Richard Feynman

Richard Phillips Feynman (1918 - 1988)

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Richard Phillips Feynman
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Profile last modified | Created 4 Dec 2014
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Categories: Notables.

Richard Feynman is Notable.
Richard Feynman won the Nobel Prize in Physics in 1965.



Richard Feynman was a theoretical physicist best known for his contributions to particle physics, quantum mechanics, Quantum Electrodynamics and superfluidity. He was a joint recipient of the 1965 Nobel Prize in Physics.

Personal Life

Richard Feynman was born on 11 May 1918 in New York City to Jewish parents Melville Feynman and Lucille (Phillips) Feynman.

Feynman showed an aptitude for engineering from an early age. An IQ test administered at Far Rockaway High School indicated that his IQ was 125.

Feynman was denied admission to Columbia University due to the quota on the number of Jews admitted. Instead he attended the Massachusetts Institute of Technology, where he achieved a bachelor’s degree in 1939. He then attended Princeton University, where he received a PhD in 1942 with a thesis entitled “The Principle of Least Action in Quantum Mechanics”. His PhD advisor was John Archibald Wheeler.

After the completion of his PhD Feynman secured an assistant professor position at the University of Wisconsin-Madison. However this appointment was spent on leave in Los Alamos where he joined the Manhattan Project and became involved in the development of the atomic bomb. Working in the theoretical division under Hans Bethe, he helped develop the Bethe-Feynman Formula for the fission yield from an atomic bomb. He was also responsible for coordinating the group of human computers who did most of the calculations for the theoretical division. After the war Feynman moved to Cornell University, where he taught from 1945 to 1950.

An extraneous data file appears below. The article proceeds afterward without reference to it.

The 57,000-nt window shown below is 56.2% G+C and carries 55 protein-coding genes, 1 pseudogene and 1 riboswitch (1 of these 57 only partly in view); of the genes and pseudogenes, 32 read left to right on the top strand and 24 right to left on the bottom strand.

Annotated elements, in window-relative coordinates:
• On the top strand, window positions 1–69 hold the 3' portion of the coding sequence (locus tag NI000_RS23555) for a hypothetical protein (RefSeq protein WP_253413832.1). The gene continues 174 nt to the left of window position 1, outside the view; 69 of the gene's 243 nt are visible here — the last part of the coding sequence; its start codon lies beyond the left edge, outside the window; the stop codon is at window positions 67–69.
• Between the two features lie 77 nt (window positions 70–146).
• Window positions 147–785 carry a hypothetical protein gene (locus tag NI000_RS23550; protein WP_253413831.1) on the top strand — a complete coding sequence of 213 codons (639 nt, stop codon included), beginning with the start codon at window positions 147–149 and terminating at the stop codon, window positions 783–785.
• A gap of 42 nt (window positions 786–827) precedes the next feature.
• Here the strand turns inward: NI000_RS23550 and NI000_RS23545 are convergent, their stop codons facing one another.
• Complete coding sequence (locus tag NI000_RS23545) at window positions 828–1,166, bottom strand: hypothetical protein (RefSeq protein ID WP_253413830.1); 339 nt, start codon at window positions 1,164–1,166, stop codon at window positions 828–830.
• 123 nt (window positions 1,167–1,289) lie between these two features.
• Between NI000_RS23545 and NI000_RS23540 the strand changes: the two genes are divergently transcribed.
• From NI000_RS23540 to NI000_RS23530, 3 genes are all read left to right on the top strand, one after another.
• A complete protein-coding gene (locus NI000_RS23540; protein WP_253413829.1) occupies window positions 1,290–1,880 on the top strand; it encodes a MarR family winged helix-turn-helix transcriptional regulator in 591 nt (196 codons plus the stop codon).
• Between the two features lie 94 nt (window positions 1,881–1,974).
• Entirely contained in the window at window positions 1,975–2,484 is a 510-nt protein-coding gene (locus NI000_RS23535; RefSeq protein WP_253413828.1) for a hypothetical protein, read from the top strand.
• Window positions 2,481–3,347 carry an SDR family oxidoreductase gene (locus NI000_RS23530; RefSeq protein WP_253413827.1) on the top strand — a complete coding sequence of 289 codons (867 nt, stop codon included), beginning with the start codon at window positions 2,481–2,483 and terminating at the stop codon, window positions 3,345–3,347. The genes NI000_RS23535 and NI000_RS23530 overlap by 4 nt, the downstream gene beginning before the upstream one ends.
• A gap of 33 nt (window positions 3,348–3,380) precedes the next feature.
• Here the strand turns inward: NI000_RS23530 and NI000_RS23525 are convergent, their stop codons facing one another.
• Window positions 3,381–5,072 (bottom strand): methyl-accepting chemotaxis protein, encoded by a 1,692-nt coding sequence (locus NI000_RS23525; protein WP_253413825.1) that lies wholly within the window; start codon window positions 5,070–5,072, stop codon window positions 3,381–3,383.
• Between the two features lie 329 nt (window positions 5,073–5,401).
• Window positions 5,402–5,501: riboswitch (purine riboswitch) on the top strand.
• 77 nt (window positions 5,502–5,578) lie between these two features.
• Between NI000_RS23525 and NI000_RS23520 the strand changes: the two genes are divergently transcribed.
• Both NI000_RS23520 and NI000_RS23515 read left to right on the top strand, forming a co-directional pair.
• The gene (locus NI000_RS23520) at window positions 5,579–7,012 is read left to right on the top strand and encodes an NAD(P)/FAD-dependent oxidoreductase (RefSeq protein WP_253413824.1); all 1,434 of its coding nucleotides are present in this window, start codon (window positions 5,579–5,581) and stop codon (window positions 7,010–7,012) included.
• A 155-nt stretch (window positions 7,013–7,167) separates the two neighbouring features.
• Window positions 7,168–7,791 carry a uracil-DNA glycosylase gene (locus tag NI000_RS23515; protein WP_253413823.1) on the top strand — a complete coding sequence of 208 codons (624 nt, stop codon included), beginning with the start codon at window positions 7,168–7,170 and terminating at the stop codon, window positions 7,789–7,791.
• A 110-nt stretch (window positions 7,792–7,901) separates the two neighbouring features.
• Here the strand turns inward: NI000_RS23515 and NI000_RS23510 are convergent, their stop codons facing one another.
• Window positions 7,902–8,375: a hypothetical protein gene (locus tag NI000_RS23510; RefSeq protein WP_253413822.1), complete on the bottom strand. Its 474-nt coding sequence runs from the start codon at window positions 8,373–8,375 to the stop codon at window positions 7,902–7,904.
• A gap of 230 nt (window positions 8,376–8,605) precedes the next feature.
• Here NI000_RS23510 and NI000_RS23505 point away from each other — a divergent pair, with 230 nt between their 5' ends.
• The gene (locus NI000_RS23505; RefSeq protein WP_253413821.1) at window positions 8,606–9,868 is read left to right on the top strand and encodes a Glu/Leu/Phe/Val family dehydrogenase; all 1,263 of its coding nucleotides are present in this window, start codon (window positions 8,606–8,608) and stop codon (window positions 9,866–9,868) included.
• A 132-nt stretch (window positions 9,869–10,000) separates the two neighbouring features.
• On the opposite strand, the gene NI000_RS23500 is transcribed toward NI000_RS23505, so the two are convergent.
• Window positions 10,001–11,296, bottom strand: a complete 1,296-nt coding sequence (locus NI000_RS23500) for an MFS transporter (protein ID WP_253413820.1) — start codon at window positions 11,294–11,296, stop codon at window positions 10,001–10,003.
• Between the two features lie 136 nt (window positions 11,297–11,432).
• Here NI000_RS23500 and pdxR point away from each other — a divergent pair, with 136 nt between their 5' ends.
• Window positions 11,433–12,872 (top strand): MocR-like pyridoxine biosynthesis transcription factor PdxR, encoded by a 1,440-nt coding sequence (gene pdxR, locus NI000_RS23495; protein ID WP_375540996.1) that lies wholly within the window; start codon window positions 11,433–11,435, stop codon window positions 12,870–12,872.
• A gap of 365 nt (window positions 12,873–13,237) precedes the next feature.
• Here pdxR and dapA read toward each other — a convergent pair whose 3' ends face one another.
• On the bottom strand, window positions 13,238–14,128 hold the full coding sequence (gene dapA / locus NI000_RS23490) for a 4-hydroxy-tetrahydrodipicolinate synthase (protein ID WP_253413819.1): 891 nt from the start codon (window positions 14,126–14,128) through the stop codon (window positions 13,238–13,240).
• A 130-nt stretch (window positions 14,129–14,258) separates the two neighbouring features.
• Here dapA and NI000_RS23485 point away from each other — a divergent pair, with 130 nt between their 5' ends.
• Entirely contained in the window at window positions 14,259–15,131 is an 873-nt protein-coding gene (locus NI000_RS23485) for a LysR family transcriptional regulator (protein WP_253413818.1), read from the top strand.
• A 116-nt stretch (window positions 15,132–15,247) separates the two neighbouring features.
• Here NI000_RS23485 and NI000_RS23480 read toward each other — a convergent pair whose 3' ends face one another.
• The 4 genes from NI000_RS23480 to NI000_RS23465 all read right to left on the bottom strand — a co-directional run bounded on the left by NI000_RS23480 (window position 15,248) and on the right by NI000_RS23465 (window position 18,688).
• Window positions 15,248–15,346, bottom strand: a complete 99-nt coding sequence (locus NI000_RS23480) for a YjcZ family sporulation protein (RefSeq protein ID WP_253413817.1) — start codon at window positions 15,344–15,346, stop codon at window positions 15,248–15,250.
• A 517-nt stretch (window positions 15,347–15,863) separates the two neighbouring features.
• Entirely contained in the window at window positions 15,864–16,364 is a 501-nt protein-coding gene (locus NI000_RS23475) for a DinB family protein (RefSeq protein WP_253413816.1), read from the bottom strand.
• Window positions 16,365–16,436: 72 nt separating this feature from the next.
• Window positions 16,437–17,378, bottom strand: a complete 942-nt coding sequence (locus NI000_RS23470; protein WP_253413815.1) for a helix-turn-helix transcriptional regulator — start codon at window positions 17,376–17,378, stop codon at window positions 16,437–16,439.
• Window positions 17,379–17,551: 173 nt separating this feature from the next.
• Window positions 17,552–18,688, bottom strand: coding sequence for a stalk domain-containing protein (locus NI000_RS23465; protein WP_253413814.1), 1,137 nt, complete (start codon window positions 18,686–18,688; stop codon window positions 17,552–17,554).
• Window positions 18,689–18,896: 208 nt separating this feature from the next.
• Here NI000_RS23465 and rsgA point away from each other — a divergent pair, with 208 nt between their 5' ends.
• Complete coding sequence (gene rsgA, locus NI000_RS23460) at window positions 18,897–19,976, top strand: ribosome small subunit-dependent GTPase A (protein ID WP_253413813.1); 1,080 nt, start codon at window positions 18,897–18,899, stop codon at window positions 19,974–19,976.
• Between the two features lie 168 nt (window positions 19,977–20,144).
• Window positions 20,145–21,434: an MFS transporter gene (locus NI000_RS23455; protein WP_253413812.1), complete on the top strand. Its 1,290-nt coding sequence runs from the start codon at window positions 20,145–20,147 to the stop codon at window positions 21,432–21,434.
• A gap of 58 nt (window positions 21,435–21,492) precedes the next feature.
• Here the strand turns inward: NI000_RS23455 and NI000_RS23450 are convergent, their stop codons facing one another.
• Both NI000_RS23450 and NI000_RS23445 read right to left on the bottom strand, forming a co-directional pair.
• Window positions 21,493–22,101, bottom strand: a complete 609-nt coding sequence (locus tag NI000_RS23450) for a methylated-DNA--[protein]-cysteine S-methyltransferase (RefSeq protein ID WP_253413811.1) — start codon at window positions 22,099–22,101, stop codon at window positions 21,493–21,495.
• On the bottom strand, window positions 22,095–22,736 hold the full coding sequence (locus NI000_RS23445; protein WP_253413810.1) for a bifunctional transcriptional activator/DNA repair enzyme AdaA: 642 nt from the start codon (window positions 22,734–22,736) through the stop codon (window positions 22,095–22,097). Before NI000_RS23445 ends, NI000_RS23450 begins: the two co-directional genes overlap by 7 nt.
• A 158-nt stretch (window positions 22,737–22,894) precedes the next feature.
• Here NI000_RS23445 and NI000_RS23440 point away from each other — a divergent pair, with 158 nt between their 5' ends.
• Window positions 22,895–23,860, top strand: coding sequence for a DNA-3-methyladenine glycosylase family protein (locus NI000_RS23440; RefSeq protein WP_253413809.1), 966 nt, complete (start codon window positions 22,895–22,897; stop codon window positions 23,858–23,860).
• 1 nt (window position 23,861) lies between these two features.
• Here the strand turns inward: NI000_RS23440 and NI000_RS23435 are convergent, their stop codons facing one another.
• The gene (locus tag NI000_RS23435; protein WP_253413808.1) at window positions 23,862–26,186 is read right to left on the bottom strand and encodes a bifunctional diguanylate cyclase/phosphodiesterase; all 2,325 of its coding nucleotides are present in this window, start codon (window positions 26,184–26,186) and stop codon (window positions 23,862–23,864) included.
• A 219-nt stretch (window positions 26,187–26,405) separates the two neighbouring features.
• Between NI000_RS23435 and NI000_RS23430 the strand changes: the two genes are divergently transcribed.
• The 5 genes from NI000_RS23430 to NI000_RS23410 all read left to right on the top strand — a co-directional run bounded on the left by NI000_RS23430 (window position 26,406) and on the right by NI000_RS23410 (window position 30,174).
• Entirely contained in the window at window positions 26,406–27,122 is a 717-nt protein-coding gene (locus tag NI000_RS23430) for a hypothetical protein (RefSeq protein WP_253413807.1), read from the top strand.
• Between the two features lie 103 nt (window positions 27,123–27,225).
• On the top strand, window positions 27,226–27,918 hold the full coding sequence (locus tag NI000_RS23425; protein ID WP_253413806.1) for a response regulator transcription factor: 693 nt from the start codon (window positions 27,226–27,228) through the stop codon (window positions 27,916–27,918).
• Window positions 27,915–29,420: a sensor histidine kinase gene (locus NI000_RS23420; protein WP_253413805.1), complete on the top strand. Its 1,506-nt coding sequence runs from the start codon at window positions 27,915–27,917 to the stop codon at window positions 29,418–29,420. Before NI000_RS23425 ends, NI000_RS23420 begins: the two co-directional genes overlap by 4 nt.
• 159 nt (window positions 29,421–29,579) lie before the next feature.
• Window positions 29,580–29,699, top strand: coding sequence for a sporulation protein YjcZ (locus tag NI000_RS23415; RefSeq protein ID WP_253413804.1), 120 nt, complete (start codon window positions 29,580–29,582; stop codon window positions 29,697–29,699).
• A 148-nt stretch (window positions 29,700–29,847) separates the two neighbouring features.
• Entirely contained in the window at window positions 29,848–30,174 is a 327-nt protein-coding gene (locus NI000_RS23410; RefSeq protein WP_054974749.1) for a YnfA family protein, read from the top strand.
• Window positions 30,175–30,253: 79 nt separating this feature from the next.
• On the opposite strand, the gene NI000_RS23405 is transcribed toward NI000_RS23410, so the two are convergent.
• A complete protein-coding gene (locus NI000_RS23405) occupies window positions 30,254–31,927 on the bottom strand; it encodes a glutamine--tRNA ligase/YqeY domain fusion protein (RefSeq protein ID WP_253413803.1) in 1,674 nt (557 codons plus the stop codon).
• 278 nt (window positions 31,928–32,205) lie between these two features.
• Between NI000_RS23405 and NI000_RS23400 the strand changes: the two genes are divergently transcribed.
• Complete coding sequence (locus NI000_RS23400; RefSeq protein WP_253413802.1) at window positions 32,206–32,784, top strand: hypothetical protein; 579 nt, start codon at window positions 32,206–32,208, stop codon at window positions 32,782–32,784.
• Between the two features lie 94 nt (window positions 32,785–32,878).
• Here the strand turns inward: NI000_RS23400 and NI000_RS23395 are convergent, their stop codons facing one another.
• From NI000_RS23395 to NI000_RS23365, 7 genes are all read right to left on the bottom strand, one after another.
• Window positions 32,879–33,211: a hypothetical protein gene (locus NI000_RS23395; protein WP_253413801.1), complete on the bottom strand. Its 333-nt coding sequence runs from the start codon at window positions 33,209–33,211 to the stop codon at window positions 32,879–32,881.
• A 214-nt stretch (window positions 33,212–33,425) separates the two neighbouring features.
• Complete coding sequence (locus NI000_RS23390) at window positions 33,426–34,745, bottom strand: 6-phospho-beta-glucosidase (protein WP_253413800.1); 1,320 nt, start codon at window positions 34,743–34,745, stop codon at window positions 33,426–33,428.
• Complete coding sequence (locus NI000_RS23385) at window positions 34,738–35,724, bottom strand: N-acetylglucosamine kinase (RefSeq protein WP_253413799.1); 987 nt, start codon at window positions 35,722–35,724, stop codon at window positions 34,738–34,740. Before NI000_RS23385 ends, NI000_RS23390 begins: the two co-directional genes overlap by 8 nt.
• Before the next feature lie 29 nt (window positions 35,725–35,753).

Feynman was married three times. His first wife, Arline Greenbaum, died of tuberculosis. His second marriage, to Mary Loiuse Bell, ended in divorce. His third marriage, to Gweneth Howarth, resulted in the birth of their son, Carl, in 1962. They also adopted a daughter, Michelle, in 1968.

Feynman died from cancer on 15 February 1998.

The Scientist

Feynman developed a system of diagrams used to understand the interactions between elementary particles. These "Feynman's Diagrams" are now used routinely in elementary particle physics.

During World War II Feynman contributed to the Manhattan Project which developed the atomic bomb at Los Alamos.

Feynman worked on a bewildering array of problems, however, his largest contributions were perhaps to Quantum Electrodynamics (QED), where he devised a path integral formulation which ultimately lead to the award of a Nobel Prize. Feynman interpreted Landau’s theory of superfluidity in terms of quantum mechanics, showing that a superfluid is a macroscopic manifestation of quantum mechanical behaviour. He also made significant contributions to the fields of parallel computating, numerical methods, neural networks and cellular automata.

Feynman was a member of the Rogers Commission which investigated the space shuttle Challenger disaster. He demonstrated that the disaster was probably due to O-rings becoming less resilient at low temperatures. This explanation was ultimately accepted by the commission.

The Teacher

Feynman was a legendary teacher and published his undergraduate lectures as the three-volume The Feynman Lectures on Physics.


"The first principle is that you must not fool yourself and you are the easiest person to fool. So you have to be very careful about that. After you've not fooled yourself, it's easy not to fool other scientists. You just have to be honest in a conventional way after that."


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